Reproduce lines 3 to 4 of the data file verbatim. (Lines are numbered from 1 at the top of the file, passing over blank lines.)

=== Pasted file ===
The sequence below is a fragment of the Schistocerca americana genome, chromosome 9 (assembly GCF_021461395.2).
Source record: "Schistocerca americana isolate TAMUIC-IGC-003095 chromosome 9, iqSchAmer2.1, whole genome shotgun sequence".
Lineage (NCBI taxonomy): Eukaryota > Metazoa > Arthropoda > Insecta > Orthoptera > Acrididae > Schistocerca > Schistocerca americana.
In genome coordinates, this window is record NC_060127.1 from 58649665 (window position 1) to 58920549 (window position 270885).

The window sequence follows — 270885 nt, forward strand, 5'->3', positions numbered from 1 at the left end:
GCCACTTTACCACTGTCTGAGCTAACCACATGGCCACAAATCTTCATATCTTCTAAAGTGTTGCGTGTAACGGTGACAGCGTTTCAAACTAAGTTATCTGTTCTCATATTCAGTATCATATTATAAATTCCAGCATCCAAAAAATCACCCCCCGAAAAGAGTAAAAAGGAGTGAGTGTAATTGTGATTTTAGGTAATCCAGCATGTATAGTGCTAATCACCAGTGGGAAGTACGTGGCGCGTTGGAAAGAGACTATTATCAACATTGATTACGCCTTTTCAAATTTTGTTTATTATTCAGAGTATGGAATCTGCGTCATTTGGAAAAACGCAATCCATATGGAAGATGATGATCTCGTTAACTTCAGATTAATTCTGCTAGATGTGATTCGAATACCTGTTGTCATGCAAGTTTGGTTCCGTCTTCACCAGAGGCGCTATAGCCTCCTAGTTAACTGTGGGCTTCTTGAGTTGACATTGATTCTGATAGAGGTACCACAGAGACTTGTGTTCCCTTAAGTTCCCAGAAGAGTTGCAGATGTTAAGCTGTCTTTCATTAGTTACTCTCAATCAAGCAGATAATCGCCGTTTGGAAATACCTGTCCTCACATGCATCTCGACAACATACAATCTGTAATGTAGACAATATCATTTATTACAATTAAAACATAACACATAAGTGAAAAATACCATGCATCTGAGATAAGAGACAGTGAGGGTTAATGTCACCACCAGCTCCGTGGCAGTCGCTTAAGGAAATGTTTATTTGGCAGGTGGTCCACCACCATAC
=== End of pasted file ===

Lineage (NCBI taxonomy): Eukaryota > Metazoa > Arthropoda > Insecta > Orthoptera > Acrididae > Schistocerca > Schistocerca americana.
In genome coordinates, this window is record NC_060127.1 from 58649665 (window position 1) to 58920549 (window position 270885).